[4] Dataset (or data package) constraints 

Some constraints can actually concern multiple tables.  The most common dataset-level constraint is the foreign key check – ensuring that all values in a given column are also found in a column from a different table. This is a common requirement in relational database design. Another example of a dataset-level constraint is to simply require that certain data tables are included in your dataset. 

Errors vs Warnings

There is a difference between validation errors and warnings – the former should block the data workflow, the latter should raise awareness but not actually block the workflow. It is important to consider carefully what should be an error or a warning. In our experience, if you are at all unsure it is best to err on the side of “non-blocking” – make the issue a warning until you are confident it can be treated as an error. 

A good validation engine ideally has the flexibility to distinguish between many levels of severity.  We envisage something similar to the Python logging framework: issues are ranked by severity, and thresholds set at “runtime” to identify them as blocking, non-blocking or ignored.  If you ever find a tool capable of this, please let us know!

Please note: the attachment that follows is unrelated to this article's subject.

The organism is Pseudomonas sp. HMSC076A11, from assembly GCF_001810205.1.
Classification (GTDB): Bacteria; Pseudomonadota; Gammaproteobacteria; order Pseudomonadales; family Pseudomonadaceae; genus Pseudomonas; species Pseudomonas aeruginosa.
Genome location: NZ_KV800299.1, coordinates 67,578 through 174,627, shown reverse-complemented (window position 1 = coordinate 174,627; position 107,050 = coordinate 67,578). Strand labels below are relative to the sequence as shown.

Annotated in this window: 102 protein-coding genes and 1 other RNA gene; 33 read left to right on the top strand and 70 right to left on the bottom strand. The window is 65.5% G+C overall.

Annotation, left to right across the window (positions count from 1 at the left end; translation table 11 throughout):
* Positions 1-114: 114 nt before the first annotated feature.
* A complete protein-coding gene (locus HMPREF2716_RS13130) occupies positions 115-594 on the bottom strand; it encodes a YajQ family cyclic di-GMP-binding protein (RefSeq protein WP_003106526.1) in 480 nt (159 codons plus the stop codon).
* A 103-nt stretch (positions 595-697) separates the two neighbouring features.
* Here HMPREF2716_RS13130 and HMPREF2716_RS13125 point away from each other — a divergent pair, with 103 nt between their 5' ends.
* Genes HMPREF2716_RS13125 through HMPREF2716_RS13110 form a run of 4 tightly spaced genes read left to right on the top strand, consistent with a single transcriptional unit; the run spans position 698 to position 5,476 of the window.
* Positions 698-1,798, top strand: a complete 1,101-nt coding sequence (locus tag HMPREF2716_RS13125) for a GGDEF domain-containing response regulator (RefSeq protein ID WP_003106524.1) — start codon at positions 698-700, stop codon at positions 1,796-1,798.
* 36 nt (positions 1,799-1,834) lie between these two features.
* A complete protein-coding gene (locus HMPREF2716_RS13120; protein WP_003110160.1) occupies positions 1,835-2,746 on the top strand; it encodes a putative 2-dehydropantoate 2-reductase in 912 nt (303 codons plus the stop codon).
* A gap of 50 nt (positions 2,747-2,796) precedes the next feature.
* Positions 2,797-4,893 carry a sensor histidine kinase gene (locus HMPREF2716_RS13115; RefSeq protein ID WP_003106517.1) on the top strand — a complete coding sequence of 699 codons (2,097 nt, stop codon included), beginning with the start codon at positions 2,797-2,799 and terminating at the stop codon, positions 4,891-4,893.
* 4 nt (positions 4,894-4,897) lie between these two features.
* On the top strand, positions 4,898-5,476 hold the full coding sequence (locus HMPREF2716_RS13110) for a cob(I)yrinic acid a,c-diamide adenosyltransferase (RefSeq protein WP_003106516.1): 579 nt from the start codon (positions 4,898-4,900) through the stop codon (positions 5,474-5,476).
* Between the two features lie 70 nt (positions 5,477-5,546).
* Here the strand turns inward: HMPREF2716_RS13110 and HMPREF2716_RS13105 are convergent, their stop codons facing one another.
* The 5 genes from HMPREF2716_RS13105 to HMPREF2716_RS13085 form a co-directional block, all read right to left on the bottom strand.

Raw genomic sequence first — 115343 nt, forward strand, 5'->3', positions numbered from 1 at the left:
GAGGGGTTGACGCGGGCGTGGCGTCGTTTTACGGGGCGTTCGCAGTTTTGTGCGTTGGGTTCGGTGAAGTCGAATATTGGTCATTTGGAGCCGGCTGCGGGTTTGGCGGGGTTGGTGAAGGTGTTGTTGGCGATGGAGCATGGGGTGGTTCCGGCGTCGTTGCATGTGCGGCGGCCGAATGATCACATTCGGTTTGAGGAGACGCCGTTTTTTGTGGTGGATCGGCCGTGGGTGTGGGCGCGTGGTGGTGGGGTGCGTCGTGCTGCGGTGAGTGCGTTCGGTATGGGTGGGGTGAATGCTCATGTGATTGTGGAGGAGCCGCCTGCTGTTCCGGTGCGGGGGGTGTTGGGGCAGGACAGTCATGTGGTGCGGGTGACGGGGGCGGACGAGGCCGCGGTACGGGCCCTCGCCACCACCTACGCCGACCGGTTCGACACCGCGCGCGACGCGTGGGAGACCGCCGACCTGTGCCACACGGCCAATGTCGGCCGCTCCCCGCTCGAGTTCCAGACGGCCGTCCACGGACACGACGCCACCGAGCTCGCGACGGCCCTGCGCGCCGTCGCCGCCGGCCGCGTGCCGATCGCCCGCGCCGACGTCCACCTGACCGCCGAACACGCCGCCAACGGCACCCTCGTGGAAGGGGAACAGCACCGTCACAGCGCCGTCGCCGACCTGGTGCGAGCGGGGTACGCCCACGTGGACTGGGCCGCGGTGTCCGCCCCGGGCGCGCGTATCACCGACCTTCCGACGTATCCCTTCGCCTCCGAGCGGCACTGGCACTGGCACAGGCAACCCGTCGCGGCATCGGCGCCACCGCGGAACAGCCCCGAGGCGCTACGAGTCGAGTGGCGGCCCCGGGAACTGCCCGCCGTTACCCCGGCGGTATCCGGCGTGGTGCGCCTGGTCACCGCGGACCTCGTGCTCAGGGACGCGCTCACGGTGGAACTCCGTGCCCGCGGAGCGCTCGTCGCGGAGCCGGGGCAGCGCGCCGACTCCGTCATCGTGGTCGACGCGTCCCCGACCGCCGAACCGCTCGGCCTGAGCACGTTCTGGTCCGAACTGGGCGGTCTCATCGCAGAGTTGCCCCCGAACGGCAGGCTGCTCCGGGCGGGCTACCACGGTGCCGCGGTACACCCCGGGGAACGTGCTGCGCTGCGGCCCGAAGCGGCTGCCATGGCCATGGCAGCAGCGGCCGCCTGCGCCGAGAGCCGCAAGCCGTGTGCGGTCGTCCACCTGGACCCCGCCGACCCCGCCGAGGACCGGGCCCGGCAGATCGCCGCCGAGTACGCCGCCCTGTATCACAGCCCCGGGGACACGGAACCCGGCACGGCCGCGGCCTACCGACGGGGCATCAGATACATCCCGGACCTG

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Tools that you may be interested in

There are a number of open-source tools out there to help you validate your data.  Here are just a few examples we have found to be most interesting:

  • XLSForms is an Excel based syntax for defining electronic forms for data entry using the XForm standard.  It includes a range of validation features to ensure data input is clean. 
  • Frictionless Data is a Python & R based framework providing tools for validation of data tables and packages along all four validation dimensions.  
  • Pandera is a Python tool for validating Pandas dataframes. 
  • R Validate Package is an R tool for validating R data frames. 

We’d love to know what you think…

Set up a meeting with us here.  We’ve got some questions to get you thinking:

  • Where do “unknown entities” (e.g. humans) interact with your data? 
  • How would you rank each point of interaction according to the risk it poses?
  • Are you validating each point of interaction? If so, is it automated or manual?
  • Which of the four dimensions of validation are relevant?
  • Should your validation checks block the data workflow?